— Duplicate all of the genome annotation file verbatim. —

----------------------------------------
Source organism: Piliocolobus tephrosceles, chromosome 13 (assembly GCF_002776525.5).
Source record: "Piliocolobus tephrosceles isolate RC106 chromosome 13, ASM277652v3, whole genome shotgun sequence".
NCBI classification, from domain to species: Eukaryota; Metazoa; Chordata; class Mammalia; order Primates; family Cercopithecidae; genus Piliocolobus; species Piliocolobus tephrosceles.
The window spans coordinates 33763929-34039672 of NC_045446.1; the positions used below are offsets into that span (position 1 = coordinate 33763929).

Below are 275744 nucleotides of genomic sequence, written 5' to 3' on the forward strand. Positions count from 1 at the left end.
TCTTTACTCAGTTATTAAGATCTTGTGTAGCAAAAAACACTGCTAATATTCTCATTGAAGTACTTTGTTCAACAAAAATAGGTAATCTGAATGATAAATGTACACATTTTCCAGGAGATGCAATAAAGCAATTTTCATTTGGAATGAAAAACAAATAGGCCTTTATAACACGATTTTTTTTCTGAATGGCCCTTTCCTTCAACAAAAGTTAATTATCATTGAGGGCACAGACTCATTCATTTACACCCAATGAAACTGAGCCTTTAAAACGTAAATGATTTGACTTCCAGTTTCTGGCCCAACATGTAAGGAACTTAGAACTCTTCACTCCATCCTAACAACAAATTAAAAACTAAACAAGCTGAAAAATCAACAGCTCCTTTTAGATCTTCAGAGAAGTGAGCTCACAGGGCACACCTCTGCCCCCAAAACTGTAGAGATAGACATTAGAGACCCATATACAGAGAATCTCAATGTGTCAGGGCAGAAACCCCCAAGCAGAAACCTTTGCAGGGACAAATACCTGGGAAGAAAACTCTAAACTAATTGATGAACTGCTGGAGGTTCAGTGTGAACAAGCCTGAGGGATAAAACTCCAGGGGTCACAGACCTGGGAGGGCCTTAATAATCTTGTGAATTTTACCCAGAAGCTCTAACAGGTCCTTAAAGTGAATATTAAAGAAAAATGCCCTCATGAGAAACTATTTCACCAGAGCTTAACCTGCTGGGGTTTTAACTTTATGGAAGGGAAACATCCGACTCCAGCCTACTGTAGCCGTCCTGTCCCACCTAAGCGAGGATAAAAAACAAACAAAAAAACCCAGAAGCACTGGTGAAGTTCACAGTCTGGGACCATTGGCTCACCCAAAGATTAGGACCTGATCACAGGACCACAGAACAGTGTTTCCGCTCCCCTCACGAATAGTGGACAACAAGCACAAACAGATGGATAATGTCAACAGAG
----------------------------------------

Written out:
Source organism: Piliocolobus tephrosceles, chromosome 13 (assembly GCF_002776525.5).
Source record: "Piliocolobus tephrosceles isolate RC106 chromosome 13, ASM277652v3, whole genome shotgun sequence".
NCBI classification, from domain to species: Eukaryota; Metazoa; Chordata; class Mammalia; order Primates; family Cercopithecidae; genus Piliocolobus; species Piliocolobus tephrosceles.
The window spans coordinates 33763929-34039672 of NC_045446.1; the positions used below are offsets into that span (position 1 = coordinate 33763929).

Below are 275744 nucleotides of genomic sequence, written 5' to 3' on the forward strand. Positions count from 1 at the left end.
TCTTTACTCAGTTATTAAGATCTTGTGTAGCAAAAAACACTGCTAATATTCTCATTGAAGTACTTTGTTCAACAAAAATAGGTAATCTGAATGATAAATGTACACATTTTCCAGGAGATGCAATAAAGCAATTTTCATTTGGAATGAAAAACAAATAGGCCTTTATAACACGATTTTTTTTCTGAATGGCCCTTTCCTTCAACAAAAGTTAATTATCATTGAGGGCACAGACTCATTCATTTACACCCAATGAAACTGAGCCTTTAAAACGTAAATGATTTGACTTCCAGTTTCTGGCCCAACATGTAAGGAACTTAGAACTCTTCACTCCATCCTAACAACAAATTAAAAACTAAACAAGCTGAAAAATCAACAGCTCCTTTTAGATCTTCAGAGAAGTGAGCTCACAGGGCACACCTCTGCCCCCAAAACTGTAGAGATAGACATTAGAGACCCATATACAGAGAATCTCAATGTGTCAGGGCAGAAACCCCCAAGCAGAAACCTTTGCAGGGACAAATACCTGGGAAGAAAACTCTAAACTAATTGATGAACTGCTGGAGGTTCAGTGTGAACAAGCCTGAGGGATAAAACTCCAGGGGTCACAGACCTGGGAGGGCCTTAATAATCTTGTGAATTTTACCCAGAAGCTCTAACAGGTCCTTAAAGTGAATATTAAAGAAAAATGCCCTCATGAGAAACTATTTCACCAGAGCTTAACCTGCTGGGGTTTTAACTTTATGGAAGGGAAACATCCGACTCCAGCCTACTGTAGCCGTCCTGTCCCACCTAAGCGAGGATAAAAAACAAACAAAAAAACCCAGAAGCACTGGTGAAGTTCACAGTCTGGGACCATTGGCTCACCCAAAGATTAGGACCTGATCACAGGACCACAGAACAGTGTTTCCGCTCCCCTCACGAATAGTGGACAACAAGCACAAACAGATGGATAATGTCAACAGAG